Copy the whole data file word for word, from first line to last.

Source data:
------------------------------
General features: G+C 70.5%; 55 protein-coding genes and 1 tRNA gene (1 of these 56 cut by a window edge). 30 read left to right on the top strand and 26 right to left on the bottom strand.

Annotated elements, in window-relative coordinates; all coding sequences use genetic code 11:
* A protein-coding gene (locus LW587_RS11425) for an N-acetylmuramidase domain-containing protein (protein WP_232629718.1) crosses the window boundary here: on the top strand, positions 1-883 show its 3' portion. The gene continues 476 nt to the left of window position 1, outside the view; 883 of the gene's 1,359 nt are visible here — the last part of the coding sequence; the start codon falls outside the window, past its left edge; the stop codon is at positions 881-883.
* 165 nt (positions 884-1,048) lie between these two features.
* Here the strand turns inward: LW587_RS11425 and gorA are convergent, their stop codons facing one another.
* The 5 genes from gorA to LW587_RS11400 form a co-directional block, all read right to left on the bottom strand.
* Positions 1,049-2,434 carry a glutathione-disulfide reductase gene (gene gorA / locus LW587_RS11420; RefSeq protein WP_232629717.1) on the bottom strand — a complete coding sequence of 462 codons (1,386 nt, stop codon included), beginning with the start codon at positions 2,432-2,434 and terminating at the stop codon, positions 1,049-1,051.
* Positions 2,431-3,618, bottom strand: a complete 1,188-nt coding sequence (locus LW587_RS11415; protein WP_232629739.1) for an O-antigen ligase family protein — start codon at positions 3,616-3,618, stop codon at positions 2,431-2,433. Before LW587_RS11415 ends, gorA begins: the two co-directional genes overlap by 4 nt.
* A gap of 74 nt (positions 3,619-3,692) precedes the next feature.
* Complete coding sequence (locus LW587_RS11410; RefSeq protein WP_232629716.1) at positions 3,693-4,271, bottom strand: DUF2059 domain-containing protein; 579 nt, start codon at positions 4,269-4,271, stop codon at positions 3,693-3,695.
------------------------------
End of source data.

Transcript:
General features: G+C 70.5%; 55 protein-coding genes and 1 tRNA gene (1 of these 56 cut by a window edge). 30 read left to right on the top strand and 26 right to left on the bottom strand.

Annotated elements, in window-relative coordinates; all coding sequences use genetic code 11:
* A protein-coding gene (locus LW587_RS11425) for an N-acetylmuramidase domain-containing protein (protein WP_232629718.1) crosses the window boundary here: on the top strand, positions 1-883 show its 3' portion. The gene continues 476 nt to the left of window position 1, outside the view; 883 of the gene's 1,359 nt are visible here — the last part of the coding sequence; the start codon falls outside the window, past its left edge; the stop codon is at positions 881-883.
* 165 nt (positions 884-1,048) lie between these two features.
* Here the strand turns inward: LW587_RS11425 and gorA are convergent, their stop codons facing one another.
* The 5 genes from gorA to LW587_RS11400 form a co-directional block, all read right to left on the bottom strand.
* Positions 1,049-2,434 carry a glutathione-disulfide reductase gene (gene gorA / locus LW587_RS11420; RefSeq protein WP_232629717.1) on the bottom strand — a complete coding sequence of 462 codons (1,386 nt, stop codon included), beginning with the start codon at positions 2,432-2,434 and terminating at the stop codon, positions 1,049-1,051.
* Positions 2,431-3,618, bottom strand: a complete 1,188-nt coding sequence (locus LW587_RS11415; protein WP_232629739.1) for an O-antigen ligase family protein — start codon at positions 3,616-3,618, stop codon at positions 2,431-2,433. Before LW587_RS11415 ends, gorA begins: the two co-directional genes overlap by 4 nt.
* A gap of 74 nt (positions 3,619-3,692) precedes the next feature.
* Complete coding sequence (locus LW587_RS11410; RefSeq protein WP_232629716.1) at positions 3,693-4,271, bottom strand: DUF2059 domain-containing protein; 579 nt, start codon at positions 4,269-4,271, stop codon at positions 3,693-3,695.